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Winner crowned at $1M Pillsbury Bake-Off in Dallas

DALLAS -- Carolyn Gurtz's double-delight peanut butter cookies beat out all four North Texas finalists for the Pillsbury Bake-Off's $1 million bonanza Tuesday in Dallas, but Gwen Beauchamp of Lancaster captured the popular vote with her toffee-banana brownies.

Beauchamp's recipe got the most votes in Pillsbury's online consumer poll, winning her $5,000 and the bake-off's America's Favorite Recipe Award. But it was Gurtz, a sweet-faced homemaker from Gaithersburg, Md., who was the center of attention at Tuesday morning's awards ceremony.

"I'm speechless for once in my life," gasped Gurtz, blinking amid a blizzard of confetti, after Food Network's Semi-Homemade host Sandra Lee proclaimed her the grand-prize winner.

The announcement was the culmination of two years of planning, recipe-culling and kitchen testing for Pillsbury, which holds its bake-off -- the biggest and most lucrative of America's cooking contests -- biennially. This bake-off, the 43rd, was the third to be held in Dallas.

Lots of cooks in the kitchen

The 100 finalists, along with a vast crew from Pillsbury and a swarm of media and food industry bigwigs, practically took over the Fairmont Dallas hotel for three days of hoopla. Finalists and media were wined, dined and given a taste of Dallas -- including line-dancing to "Achy-Breaky Heart" with the Pillsbury Doughboy at Eddie Deen's party hall -- but it was all business at Monday morning's bake-off.

The hotel's vast Regency Ballroom was lined with three double rows of mini-kitchens -- each with a GE range and a 36-by-24-inch counter with storage below. Finalists worked almost shoulder-to-shoulder as the aromas of baking chocolate and vanilla mingled with those of sauteing onions.

Blue-shirted runners fetched ingredients from the refrigerators at one end of the ballroom, ferried bowls and equipment back and forth and refilled water pitchers — no sinks in the mini-kitchens — for the intently working cooks.

Pillsbury provided all the ingredients, tools and serving ware for the finalists, who weren't allowed to bring anything but what they were wearing on the contest floor. Even their purses were bagged in big blue Zip-Locs and hung on racks at the entrance to the contest floor.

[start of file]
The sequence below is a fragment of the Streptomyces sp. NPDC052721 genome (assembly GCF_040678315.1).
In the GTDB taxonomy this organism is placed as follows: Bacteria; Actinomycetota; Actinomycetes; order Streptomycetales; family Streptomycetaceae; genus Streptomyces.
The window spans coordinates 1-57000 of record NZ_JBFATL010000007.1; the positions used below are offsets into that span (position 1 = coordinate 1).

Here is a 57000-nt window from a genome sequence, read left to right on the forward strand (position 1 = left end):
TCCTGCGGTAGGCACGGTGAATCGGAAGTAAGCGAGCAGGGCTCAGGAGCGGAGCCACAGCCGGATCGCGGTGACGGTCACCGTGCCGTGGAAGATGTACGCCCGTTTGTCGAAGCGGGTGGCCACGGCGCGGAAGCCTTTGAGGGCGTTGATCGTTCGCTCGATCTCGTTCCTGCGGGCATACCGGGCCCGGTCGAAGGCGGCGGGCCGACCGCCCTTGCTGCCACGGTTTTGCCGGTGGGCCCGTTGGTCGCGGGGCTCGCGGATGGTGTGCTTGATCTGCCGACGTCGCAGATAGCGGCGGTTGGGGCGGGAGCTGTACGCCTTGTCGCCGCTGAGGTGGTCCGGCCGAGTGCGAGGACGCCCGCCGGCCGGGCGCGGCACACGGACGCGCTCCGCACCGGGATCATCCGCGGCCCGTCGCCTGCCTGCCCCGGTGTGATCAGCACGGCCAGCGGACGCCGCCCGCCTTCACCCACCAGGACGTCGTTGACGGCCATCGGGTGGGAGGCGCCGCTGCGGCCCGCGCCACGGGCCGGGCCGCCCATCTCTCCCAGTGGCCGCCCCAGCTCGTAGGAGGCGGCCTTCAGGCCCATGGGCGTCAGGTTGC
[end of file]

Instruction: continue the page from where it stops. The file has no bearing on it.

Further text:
A flurry of activity

Contestants were given enough ingredients to make their recipes three times. One finished dish went to the sequestered team of judges and one to the photo booth, then later to a display table. Finalists had the option of making a third version as a back-up, or for sampling, a popular activity among the schools of food-industry guests who roamed the bake-off aisles checking out recipes or interviewing finalists as they cooked.

A black-clad Food Network crew bristling with equipment moved from station to station, shooting for a future special.

By noon, an hour before the bake-off's close, most of the contestants had made the tension-filled walk down a long hall to the judges' receiving table, balancing their painstakingly arranged dishes.

It would be 20 hours before they returned to the ballroom to find out whether they'd be planning recipes for a hoped-for return two years hence or whisked off to the press conference as a brand-new Pillsbury millionaire.

Amy Culbertson is the Star-Telegram food editor, 817-390-7421

2008 Pillsbury Bake-Off winning recipe

Double-delight peanut butter cookies

The recipe calls for specific brands because finalists are required to include certain branded ingredients in their recipes.

Yields 24 cookies

1/4 cup Fisher dry-roasted peanuts, finely chopped

1/4 cup Domino or C&H granulated sugar

1/2 teaspoon ground cinnamon

1/2 cup JIF creamy peanut butter

1/2 cup Domino or C&H confectioners' sugar

16.5-ounce roll Pillsbury Create ‘n Bake refrigerated peanut butter cookies, well chilled

1. Heat oven to 375 degrees. In small bowl, mix chopped peanuts, granulated sugar and cinnamon; set aside.

2. In another small bowl, stir together peanut butter and powdered sugar until completely blended. Shape mixture into 24 1-inch balls.

3. Cut roll of cookie dough into 12 slices. Cut each slice in half crosswise to make 24 pieces; flatten slightly. Shape 1 cookie dough piece around 1 peanut butter ball, covering completely. Repeat with remaining dough and balls.

4. Roll each covered ball in chopped-peanut mixture; gently pat mixture completely onto balls. On ungreased large cookie sheets, place balls 2 inches apart. Spray bottom of drinking glass with nonstick cooking spray; press into remaining peanut mixture. Flatten each ball to 1/4-inch thickness with bottom of glass. Sprinkle any remaining peanut mixture evenly on tops of cookies, gently pressing nuts into dough.

5. Bake 7 to 12 minutes, or until edges are golden brown. Cool 1 minute on cookie sheets before removing from cookie sheets to cooling rack. Store tightly covered.

Nutritional analysis per cookie: 150 calories, 3 grams protein, 17 grams carbohydrates, 7 grams fat, no cholesterol, 125 milligrams sodium, no dietary fiber, 42 percent of calories from fat

The recipes of the grand-prize winner, the category winners and all the other finalists can be found at